Encore Studio for the Performing Arts is one of very few professional theater companies for people with disabilities. The company's Going to Temple (Jan. 25-Feb. 9) is the tale of the cross-country trip of a woman with autism. In the spring, Encore reprises Real Life (April 12-27), which it's produced to sold-out houses. Real Life is a documentary-like look into the lives of four people with high-functioning autism and Asperger's syndrome. More than an account of how the characters survive, Real Life shows how they thrive.
Madison Theatre Guild presents the rock musical Next to Normal (Nov. 30-Dec. 15), a choice that is ambitious and exciting. Next to Normal has gotten a lot of buzz since it opened on Broadway in 2009, and it has been recognized with three Tonys and a Pulitzer. Honest but hopeful, it follows the life of a mother with bipolar disorder.
After that, MTG presents The Road to Mecca (Feb. 22-March 9). Set in South Africa in the 1970s, it's the story of a woman who, inspired by a vision, turns her home into a work of art, filling her yard with statues and adorning the walls with mosaics of broken glass. Inspired by the life of artist Helen Martins, this play considers the concept of outsider art.
StageQ's The Normal Heart (Oct. 19-Nov. 3), by Larry Kramer, focuses on the 1980s HIV-AIDS crisis in New York. Largely autobiographical, The Normal Heart tells the story of Ned Weeks, a gay Jewish-American writer and activist. It is unapologetically confrontational. Meanwhile, in spring 2013, TAPIT/new works Ensemble Theater mounts Don't Ask. Do Tell., which explores prominent figures in gay history.
Actors also put themselves in other people's shoes courtesy of the Kathie Rasmussen Women's Theatre. The company's Wrong for the Part (Aug. 26) features monologues and scenes with unusual casting.
Described by The New York Times as a "doomsday comedy," boom (April 19-May 4), produced by Madison Theatre Guild, begins with a personal ad. Intrigued by a description of "sex to change the course of the world," a young woman finds herself in a basement laboratory, considering the end of humanity and what it would mean to start over again.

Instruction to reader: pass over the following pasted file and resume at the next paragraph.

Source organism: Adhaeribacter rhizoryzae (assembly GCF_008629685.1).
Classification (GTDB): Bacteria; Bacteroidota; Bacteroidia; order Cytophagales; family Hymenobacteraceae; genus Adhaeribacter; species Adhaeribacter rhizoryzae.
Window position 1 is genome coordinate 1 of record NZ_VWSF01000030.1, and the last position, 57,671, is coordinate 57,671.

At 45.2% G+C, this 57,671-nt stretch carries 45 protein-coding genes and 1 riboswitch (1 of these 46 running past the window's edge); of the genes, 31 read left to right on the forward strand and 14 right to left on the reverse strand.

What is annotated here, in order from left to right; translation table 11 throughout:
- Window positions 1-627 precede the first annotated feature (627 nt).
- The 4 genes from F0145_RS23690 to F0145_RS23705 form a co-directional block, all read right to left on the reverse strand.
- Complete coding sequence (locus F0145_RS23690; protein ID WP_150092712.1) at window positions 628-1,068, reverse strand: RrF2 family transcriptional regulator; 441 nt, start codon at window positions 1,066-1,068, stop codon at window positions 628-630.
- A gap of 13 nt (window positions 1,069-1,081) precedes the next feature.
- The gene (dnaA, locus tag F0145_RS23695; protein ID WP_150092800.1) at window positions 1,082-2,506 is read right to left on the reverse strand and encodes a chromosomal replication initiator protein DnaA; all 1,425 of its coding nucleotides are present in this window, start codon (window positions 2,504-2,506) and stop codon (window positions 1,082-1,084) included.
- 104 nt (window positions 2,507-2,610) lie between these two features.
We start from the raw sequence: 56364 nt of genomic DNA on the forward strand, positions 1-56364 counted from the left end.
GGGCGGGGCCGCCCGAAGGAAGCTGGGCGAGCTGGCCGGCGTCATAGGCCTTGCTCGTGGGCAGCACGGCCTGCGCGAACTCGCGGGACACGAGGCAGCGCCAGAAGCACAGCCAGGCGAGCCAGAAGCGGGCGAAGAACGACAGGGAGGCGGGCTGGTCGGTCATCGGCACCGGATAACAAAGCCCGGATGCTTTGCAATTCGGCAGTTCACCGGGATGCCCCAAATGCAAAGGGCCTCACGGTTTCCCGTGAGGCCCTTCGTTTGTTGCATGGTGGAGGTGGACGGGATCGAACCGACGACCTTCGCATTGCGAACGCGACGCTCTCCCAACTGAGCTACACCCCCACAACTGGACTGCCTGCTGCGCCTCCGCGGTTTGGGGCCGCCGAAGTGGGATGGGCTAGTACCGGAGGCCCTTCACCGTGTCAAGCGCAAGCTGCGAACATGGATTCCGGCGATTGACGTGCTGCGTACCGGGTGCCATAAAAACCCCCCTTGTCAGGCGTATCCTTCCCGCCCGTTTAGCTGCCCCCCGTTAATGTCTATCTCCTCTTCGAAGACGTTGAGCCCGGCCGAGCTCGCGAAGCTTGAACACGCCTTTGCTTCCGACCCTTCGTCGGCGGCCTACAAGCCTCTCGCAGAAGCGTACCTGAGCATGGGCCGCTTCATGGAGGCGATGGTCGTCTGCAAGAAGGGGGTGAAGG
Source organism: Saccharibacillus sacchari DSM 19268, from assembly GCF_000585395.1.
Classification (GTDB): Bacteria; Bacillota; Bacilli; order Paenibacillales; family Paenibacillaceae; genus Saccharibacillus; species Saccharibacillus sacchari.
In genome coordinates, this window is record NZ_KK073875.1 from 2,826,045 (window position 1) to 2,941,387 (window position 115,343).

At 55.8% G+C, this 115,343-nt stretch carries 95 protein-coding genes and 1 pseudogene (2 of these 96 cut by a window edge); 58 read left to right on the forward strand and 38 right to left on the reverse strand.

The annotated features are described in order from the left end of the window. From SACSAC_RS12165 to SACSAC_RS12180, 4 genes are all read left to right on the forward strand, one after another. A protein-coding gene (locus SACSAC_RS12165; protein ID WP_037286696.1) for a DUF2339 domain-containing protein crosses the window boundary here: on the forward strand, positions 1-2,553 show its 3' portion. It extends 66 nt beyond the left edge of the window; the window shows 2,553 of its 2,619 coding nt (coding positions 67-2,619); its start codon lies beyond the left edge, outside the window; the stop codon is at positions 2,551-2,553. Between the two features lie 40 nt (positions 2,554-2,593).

When Orson Welles' War of the Worlds was first broadcast, millions of radio listeners freaked out at the realistic account of Martians' attack on Earth. On Oct. 5 and 6, Music Theatre of Madison hosts a staged reading of Panic, Stephen Dolginoff's still-in-progress musical that brings to life the story of the notorious broadcast.
Tales for Another Millennium (Nov. 30-Dec. 22) takes audiences a thousand years into the future. A man arrives in heaven, only to find it totally empty. Broom Street Theater's production is the final installment of Brian Wild's Millennium trilogy.
For the kids
The youngest audience members will find something to love this season. Children's Theater of Madison offers an excellent lineup for children of all ages. For the littlest ones, there's Too Many Frogs! (Feb. 16-24), a story about sharing. It features many, many frogs and sounds like the cutest play ever.
While Charlotte's Web (Oct. 20-Nov. 4) is my must-see, the surefire hit for CTM will be Disney's Aladdin (May 9-13). This new adaptation is bilingual - English and Spanish - and features the Academy Award-winning music from the animated film.